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5 steps to fight worldbuilding fatigue

It’s the new year! Time to Get Shit Done™ and have the most productive start ever! … Right?
Well, I don’t know about you, but I’m completely burnt out from over-doing the creative challenges in the last few months of the year (Inktober, NaNoWriMo and WorldEmber to name a few). I threw myself in the deep end, and have crawled out of the other side like a drowned rat. After hanging out on my favourite Discord servers I soon realised that I wasn’t the only one feeling completely demotivated and uninspired, so I decided to do something about it.

Here are the 5 steps that got me unstuck from my worldbuilding fatigue. These are inspired by the “agile worldbuilding” techniques from a presentation by World Anvil, which creates a continuous loop of creating, reviewing and refining a world (or a bit of your world).

The video is here if you want to check it out! (There are lots of other great worldbuilding tips in there too, so grab a cup of tea).

1. Tidy your to do list

If you’re anything like me, you’ve got a hideously large to do list full of ideas, snippets, things to refine, things to add, things to remove and a bunch of miscellaneous stuff too.

TIDY THAT SHIT UP. Focus on what is most important and mark those tasks as a priority. Get your tasks organised (no matter what method of to do list you’re using) and start slapping some deadlines/due dates on these things.

Going through my to do list really helped me assess what needed to be done next in my world and which things could be broken down into simpler, more manageable tasks.

2. Review your existing work

After getting my head straight with my to do list, I then went and reviewed my existing worldbuilding. What bits worked well as concepts? Which ones needed some fleshing out? Were there any large unexplained concepts?

I read my articles as if I’m a new reader to the world and see if any questions spring up that will need explaining.

I added these notes to my now tidy to do list and set their priority levels. A lot of these were low priority tasks such as typos, updating images or making sure that articles were linked together, but bigger tasks included mapmaking and timelines.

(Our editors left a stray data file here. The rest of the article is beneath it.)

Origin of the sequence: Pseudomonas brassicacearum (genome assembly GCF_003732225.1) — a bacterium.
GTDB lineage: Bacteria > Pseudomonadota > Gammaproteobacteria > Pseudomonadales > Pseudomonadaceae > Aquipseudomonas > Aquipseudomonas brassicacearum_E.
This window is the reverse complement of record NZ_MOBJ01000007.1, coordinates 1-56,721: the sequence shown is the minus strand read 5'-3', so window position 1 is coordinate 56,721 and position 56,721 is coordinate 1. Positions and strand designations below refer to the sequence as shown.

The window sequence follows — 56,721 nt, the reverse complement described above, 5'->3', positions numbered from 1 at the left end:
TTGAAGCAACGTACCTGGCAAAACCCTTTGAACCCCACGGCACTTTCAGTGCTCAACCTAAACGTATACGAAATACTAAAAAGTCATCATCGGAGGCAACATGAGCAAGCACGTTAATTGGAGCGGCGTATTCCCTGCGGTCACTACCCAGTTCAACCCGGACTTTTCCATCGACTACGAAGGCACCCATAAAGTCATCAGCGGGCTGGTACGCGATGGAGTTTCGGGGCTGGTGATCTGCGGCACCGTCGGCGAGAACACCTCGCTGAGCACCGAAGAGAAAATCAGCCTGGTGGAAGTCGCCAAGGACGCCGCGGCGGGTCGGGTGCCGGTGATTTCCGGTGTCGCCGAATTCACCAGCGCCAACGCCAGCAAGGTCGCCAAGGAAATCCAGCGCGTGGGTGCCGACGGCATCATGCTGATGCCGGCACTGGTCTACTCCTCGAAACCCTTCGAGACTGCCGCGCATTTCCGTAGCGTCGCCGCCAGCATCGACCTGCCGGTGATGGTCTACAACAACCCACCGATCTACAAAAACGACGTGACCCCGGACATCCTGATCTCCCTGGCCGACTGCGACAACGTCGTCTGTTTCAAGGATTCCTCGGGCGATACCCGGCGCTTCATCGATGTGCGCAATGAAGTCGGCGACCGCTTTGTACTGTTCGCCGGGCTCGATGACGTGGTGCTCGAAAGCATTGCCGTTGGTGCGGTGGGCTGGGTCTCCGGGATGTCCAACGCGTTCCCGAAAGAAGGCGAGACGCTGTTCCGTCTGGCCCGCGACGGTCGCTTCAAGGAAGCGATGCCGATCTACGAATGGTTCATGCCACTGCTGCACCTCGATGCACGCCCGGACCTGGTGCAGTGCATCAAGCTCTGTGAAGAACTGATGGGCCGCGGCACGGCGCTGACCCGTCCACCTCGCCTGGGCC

3. Plan your next section

Next, I sat down with a cup of tea and my to do list and figured out what was the most important task to work on next in my world. Sometimes things need to go in a logical order, but as with the different approaches of top-down and bottom-up worldbuilding, it’s up to you how you expand your world

4. Create something!

The next part is the hardest bit. Overcoming the writer’s block, the creative brain-strain that prevents progress. It’s much harder to get going again once you’ve become stuck, but the best way of tackling it is to CREATE SOMETHING.

This can be an entirely new part of your world, like a species or location, or as I found it can be easier to expand upon one of your existing concepts and make it better.

5. Refine your worldbuilding

After creating some new worldbuilding content, be it visual or written, the biggest thing I’ve taken away from this is to refine my work. My process for this is usually; checking for spelling and grammar errors, polishing the layout, adding images and making sure it reads well.

After these steps, I can continue the process again and see what’s next on the list!

In summary:

  1. Tidy your to do list
  2. Review your existing work
  3. Plan what to create next
  4. Create stuff (and things)
  5. Refine your worldbuilding

I have found that using these agile development techniques got me back into a healthy creative routine where I can maintain a productive workflow and keep doing what I love: worldbuilding!

What methods do you use to get motivated to worldbuild again? Let me know in the comments, on Twitter or via the contact form!

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